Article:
What were the reasons and nature of draft amendments to the migration law?  The proportion of foreigners in the prison population was on the increase, and currently stood at 21 percent, and it seemed that one of the purposes of the amendments was to tighten migration checks and ease the deportation procedure; critics objected to that criminalization of migration and considered that the proposed measures were regressive and in violation of Argentina’s international obligations as they violated fundamental rights and freedoms of migrants.

What measures were being adopted to prevent ill-treatment of migrants by security forces?  Security and migration policy should not violate any human rights at any time, stressed the Country Rapporteur.

Argentina was the first Latin American country to ratify the Optional Protocol in 2004, and had adopted the law on the national prevention system composed of local mechanisms and the national committee.  The implementation of the law was delayed, particularly in the setting up of the National Committee, which had not been completed yet, and that delay significantly limited the functioning of the mechanisms in the provinces. 

Mr. Heller Rouassant expressed concern about the politicization of the National Committee, and urged Argentina to ensure that the selection of members was transparent and in line with the requirements of the Optional Protocol. 

What steps were being taken to guarantee that three members of the national preventive mechanism were from the civil society and that the civil society could systematically participate in other torture prevention mechanisms and discussions?
Another issue was why the setting up of the national preventive mechanism was delayed in the first place and how it would cooperate with already existing institutions which had the mandate of torture prevention, for example the prison authorities.  How were the existing mechanisms working already?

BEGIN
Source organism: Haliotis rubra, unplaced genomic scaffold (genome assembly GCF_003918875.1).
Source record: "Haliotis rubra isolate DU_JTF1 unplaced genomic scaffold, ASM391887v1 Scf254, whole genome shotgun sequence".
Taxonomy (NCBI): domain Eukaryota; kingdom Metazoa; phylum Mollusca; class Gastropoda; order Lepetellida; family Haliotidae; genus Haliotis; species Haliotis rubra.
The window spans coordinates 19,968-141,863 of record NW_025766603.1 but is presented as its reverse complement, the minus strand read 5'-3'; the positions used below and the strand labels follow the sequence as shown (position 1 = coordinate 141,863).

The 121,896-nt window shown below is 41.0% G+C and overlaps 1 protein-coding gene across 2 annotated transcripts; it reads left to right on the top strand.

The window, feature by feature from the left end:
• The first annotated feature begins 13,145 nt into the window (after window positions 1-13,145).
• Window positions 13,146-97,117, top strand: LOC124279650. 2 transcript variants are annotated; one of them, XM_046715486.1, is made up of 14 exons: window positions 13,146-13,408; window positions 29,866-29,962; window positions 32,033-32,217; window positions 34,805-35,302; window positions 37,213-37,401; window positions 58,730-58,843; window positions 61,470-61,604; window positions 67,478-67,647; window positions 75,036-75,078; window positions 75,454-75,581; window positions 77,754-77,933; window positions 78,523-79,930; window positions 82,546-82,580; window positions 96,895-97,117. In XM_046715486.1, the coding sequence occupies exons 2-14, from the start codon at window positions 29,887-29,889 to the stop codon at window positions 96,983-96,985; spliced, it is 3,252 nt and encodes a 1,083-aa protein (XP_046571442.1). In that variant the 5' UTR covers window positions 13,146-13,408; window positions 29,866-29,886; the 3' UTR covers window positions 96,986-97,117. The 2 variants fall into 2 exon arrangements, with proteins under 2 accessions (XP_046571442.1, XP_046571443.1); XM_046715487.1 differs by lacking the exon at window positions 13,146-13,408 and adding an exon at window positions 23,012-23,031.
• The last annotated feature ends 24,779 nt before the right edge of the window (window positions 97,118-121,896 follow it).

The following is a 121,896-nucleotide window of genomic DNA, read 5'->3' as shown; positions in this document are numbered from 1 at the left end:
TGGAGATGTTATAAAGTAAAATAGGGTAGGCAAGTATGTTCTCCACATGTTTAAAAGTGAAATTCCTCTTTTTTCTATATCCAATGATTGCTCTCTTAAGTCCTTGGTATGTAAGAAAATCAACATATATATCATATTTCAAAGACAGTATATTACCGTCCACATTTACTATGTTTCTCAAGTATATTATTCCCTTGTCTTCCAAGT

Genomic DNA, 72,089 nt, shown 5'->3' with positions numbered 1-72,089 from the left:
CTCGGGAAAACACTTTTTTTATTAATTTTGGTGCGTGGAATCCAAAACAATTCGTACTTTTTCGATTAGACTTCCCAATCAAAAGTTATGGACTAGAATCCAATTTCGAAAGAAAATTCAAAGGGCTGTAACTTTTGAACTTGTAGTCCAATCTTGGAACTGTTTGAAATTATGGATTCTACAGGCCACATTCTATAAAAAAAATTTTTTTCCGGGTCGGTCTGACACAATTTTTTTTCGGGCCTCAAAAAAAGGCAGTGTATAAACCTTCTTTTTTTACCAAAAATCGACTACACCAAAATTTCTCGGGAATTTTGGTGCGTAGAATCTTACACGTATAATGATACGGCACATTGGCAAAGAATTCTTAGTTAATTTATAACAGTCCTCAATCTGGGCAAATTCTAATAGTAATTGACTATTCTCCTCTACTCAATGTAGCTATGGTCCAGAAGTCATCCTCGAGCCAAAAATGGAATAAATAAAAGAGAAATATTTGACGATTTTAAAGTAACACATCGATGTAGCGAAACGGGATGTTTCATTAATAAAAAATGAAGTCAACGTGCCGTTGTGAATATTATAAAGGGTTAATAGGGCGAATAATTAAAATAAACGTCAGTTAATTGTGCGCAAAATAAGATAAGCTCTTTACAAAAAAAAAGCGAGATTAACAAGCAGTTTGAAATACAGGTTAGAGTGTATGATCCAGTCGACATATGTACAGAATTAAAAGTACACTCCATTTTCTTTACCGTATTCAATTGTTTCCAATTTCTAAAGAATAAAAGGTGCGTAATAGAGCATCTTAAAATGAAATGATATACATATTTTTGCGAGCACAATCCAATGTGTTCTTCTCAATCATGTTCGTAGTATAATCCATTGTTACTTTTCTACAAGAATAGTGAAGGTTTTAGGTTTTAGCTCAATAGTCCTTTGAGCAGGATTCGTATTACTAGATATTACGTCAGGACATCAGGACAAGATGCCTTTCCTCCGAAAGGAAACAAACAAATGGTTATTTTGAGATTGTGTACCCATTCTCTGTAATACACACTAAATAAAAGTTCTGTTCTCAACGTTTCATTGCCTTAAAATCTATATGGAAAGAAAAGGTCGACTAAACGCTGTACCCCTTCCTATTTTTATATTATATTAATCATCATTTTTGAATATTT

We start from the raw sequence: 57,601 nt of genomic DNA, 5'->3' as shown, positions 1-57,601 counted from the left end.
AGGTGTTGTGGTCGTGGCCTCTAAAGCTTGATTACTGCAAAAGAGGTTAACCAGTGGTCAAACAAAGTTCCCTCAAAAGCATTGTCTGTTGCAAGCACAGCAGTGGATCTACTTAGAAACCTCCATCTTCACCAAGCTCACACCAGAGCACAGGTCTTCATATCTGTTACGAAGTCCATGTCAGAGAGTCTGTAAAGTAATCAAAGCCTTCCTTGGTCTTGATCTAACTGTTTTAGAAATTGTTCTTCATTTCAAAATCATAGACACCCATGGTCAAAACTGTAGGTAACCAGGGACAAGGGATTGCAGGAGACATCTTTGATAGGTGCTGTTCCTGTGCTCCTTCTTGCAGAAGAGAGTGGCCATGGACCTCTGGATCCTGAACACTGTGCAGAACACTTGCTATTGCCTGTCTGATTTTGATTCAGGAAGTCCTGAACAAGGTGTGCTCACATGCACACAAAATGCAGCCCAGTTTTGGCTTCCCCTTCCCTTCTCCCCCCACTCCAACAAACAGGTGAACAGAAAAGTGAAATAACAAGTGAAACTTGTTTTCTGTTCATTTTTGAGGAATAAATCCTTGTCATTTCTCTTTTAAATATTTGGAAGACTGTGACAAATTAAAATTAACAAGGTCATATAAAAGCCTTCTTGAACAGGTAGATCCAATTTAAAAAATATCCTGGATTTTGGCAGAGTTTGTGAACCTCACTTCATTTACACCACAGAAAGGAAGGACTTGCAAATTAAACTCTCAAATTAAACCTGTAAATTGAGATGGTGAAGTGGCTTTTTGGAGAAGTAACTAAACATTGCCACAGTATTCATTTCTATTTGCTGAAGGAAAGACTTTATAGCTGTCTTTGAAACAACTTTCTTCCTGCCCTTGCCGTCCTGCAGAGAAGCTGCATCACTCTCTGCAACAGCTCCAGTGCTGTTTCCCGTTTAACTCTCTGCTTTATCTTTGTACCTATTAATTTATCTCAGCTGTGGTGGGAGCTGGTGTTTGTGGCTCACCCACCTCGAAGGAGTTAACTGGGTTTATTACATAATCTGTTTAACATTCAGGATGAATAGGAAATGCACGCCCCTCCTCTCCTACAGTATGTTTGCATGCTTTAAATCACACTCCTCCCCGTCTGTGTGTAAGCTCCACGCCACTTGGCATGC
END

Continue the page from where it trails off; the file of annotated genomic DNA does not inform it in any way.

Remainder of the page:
Turning to violence in places of deprivation of liberty, the Expert expressed concern about overcrowding, which in some prisons reached emergency levels, the use of torture and ill-treatment of detainees, and the use of solitary confinement.

Over the past 16 years, the prison population had doubled; most were in the 34 federal prisons, and 500 were in provincial jails.  It was striking that the rate of imprisonment for women had dramatically increased, which seemed to be due to the repressive drug laws.  Less than 40 percent of detainees actually had a sentence handed down to them, and the rest were in pre-trial detention which, according to the law, could last up to two years and could be further extended by a special order. Such a dramatic increase in the prison population was one of the root causes of prison violence, which then led to an increased use of torture and ill-treatment as a disciplinary measure.  There were reports of extensive and systematic practices in prisons.

How did Argentina implement the international standards in that regard and what was it doing to reduce prison overcrowding?  What steps were being taken to address the use of torture and ill-treatment in places of detention?

The main cause of death in prison was poor health, due to inadequate hygiene, nutrition, and access to medical care, particularly for chronic diseases.  What steps were being taken to tackle that problem?